Broken link checkers are a common theme among the links to popular articles on the internet.
Some people click on the link and it says something like “Link checker: Broken link”.
Others click on it and it shows an error message like “The link does not exist”.
But the most popular link check links to the most frequently searched topics, like health, the environment and the environment news.
A recent study by Google and researchers at the University of California, Berkeley, found that the search for broken link links is much higher in countries like Mexico and China.
Some of the links they looked at had more than 100 million page views, meaning they had more people clicking on them than people visiting the article.
They also found that people were more likely to click on broken link link than links that didn’t have the same amount of traffic, like news about the weather or the Olympics.
But some people also found the results interesting.
“We found links that are not broken links, that are just links that have a high click-through rate and high traffic, but then we also found links where the links have a low click-rate and high share rate,” said Mark J. Johnson, an associate professor of communication at the UC Berkeley.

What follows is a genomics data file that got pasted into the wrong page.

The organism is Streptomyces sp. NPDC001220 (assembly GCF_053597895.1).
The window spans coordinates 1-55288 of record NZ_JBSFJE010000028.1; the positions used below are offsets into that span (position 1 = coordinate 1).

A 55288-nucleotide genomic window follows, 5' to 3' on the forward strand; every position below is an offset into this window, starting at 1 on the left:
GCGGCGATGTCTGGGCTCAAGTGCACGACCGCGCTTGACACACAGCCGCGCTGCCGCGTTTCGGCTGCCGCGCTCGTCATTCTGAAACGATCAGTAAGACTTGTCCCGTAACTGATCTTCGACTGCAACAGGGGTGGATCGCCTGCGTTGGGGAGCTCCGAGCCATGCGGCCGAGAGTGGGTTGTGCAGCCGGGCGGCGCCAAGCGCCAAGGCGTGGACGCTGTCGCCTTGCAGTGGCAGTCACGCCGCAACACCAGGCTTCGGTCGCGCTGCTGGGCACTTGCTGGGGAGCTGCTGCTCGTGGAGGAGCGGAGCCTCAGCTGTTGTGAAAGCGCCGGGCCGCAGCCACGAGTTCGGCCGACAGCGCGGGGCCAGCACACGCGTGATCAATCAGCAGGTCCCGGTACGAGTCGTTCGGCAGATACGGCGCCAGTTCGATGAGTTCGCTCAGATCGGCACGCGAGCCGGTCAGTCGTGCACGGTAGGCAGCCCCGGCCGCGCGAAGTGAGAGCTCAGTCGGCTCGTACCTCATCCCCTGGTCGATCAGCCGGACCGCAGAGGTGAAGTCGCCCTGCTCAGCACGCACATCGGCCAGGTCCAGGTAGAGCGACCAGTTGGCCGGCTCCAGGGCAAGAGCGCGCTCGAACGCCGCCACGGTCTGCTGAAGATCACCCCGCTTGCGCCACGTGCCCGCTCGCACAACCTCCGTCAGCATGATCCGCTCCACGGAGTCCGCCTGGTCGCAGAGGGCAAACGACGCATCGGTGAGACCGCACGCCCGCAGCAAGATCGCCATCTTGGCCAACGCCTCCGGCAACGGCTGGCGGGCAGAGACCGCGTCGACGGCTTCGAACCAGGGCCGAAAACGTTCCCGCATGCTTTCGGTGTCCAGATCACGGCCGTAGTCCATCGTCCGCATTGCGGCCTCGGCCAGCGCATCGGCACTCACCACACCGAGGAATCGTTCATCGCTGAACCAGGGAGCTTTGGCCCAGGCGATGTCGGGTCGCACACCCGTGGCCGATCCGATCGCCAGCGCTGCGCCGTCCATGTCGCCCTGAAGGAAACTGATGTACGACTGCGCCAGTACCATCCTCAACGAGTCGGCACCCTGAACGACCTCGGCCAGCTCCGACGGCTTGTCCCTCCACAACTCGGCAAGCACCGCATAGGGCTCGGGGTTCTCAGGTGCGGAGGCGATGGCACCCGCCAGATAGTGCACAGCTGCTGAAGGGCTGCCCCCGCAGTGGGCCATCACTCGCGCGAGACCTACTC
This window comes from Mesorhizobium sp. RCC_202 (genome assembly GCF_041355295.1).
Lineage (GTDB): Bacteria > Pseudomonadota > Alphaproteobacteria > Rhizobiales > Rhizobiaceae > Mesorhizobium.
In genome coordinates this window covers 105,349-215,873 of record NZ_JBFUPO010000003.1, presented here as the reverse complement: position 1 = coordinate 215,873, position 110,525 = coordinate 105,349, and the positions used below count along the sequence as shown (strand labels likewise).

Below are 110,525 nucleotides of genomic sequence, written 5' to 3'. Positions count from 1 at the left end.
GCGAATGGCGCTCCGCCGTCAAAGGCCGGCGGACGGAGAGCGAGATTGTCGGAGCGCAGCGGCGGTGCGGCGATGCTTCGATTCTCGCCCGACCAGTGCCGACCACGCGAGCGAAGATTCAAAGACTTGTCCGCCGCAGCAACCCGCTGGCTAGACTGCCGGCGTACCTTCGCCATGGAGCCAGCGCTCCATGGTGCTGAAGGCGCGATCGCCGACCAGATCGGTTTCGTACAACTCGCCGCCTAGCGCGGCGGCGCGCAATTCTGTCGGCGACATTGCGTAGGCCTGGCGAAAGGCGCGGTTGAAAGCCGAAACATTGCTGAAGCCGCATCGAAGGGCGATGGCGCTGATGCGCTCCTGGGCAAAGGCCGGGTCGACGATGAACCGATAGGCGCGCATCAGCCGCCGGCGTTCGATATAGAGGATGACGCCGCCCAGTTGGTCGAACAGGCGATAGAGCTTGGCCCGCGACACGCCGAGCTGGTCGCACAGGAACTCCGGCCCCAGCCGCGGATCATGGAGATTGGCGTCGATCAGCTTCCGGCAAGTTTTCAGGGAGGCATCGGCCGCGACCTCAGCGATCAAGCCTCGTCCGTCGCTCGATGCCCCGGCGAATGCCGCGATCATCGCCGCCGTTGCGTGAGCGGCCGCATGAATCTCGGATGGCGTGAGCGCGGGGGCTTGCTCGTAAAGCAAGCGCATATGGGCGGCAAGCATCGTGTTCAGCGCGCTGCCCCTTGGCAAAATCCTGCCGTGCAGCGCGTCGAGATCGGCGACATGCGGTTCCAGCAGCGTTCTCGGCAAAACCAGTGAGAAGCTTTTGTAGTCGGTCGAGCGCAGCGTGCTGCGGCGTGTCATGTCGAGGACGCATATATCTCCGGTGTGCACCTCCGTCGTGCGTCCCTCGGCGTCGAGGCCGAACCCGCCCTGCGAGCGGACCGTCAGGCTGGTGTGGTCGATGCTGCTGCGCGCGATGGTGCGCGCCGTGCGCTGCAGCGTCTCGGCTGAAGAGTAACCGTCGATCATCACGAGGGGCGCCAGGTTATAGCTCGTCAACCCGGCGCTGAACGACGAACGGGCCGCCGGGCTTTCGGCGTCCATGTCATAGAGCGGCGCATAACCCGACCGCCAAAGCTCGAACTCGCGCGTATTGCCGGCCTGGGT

He said he would be surprised if the link check results were not based on people’s own experience.
Johnson said people have the tendency to click links when they want to.
“When we give people a task to do, they will click on a link, so when they do it, we want them to do it,” he said.
“They are really, really good at it.”
The study also looked at how people respond to broken link checks.
Researchers asked people to rate the importance of the link, whether the link was broken or not and whether it was interesting.
They then created an image of a person holding a broken link that had been checked and showed the image to people.
The results showed that the more people thought about the link when they clicked on it, the more likely they were to click.
When people clicked on the image, the link didn’t appear to be broken, but it did show that it was in fact a link that was being checked.
It was a similar story for people that clicked on a list of links.
When they clicked a link in the list, the list of linked articles appeared to be an error.
But when they looked closer, the page didn’t contain the link they had clicked on.
“That’s the difference,” said Johnson.
“It’s not just the click, but the content of the site that has that effect on the people that click on those links.”